I HAVE only just managed to catch up reading all my back dated copies of The Bugle.
It was while I was reading the July 18 edition, that I found an article on page 13 (lucky for me!) highlighting a new book on local haulage firms.
My grandfather (my mom's father) started from very humble beginnings and just after the First World War set up the successful road haulage company of Joseph Ashman (Joe to everyone that knew him).
It was situated on the now very busy Oldbury Road between Blackheath and Whiteheath.
Sadly it closed in the 1980s.
Unfortunately, my grandfather died prematurely at only 64 years of age, when his business was at the height of its success.
He was a workaholic and was the first person to be there in a morning and last to leave in the evening whatever the weather.
He always suffered with a bad chest, and could never wear a shirt buttoned up with a tie (he said he couldn't breathe).
Because of his stoicism to his business he was in the fortunate position to own several cars of which he would lend at any time to any of his workers if they needed transport.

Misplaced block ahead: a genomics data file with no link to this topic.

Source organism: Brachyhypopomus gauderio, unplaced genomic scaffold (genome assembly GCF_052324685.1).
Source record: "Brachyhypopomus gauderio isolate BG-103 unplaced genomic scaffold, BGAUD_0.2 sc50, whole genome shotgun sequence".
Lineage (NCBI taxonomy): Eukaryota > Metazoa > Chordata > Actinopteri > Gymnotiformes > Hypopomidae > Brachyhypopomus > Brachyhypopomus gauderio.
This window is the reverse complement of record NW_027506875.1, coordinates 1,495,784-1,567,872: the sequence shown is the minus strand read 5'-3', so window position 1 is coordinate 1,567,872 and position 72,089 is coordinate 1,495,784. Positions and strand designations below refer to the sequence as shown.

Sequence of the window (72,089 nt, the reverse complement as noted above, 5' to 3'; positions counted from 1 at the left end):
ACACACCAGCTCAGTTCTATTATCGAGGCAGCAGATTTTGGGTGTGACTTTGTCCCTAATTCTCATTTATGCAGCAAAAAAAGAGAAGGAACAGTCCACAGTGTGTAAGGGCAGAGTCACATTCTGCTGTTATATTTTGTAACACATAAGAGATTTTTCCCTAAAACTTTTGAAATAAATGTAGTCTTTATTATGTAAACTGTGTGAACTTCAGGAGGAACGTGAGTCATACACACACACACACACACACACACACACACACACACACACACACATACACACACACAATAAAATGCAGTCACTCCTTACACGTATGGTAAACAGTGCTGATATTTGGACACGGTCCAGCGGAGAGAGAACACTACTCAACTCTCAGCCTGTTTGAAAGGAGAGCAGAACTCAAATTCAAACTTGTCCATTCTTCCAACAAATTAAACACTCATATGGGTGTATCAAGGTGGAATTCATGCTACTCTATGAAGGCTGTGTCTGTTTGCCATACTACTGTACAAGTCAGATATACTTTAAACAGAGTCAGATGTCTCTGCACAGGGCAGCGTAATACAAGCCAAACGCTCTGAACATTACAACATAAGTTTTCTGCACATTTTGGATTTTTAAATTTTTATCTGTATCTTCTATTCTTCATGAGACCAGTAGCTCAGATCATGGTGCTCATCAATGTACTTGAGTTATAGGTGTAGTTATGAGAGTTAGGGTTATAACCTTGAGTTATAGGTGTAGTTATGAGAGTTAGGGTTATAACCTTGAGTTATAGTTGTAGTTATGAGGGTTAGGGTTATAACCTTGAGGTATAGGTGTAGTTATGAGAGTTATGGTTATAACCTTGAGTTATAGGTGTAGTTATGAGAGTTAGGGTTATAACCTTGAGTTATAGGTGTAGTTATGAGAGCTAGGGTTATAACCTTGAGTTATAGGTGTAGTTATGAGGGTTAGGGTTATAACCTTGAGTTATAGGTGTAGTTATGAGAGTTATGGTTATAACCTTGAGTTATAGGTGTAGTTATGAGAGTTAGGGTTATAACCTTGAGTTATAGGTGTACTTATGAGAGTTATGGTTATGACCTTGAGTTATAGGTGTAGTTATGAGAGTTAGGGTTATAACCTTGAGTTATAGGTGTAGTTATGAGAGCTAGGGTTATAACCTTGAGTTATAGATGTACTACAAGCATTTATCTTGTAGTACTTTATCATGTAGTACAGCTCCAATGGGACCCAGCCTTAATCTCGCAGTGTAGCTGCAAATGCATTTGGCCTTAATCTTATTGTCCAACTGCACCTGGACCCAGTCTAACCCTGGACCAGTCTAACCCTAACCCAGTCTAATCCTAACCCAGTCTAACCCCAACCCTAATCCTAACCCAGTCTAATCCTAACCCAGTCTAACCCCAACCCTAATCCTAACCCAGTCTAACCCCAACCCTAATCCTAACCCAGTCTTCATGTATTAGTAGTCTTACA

My grandfather was generous to a fault, but wouldn't suffer fools gladly and certainly wouldn't allow ladies to work there because he didn't want them confronted with bad language.
He gave my mom and her sister, and his two daughters a position but they worked from home.
His son and grandsons had jobs within his garage.
Everyone who knew Joe Ashman spoke very highly of him, particularly his workers. They always said he was the best gaffer to work for.
His lorries and drivers transported haulage materials the length and breadth of the country.
Sometimes there was confusion because there was another haulage company locally also known as H. Ashman.
I would be fascinated to hear from any one of your readers who knew anyone who had dealings with Joe Ashman, because sadly as time marches on there will be no one to remember.
Mrs Lynne Parsons,
Old Worcester Road,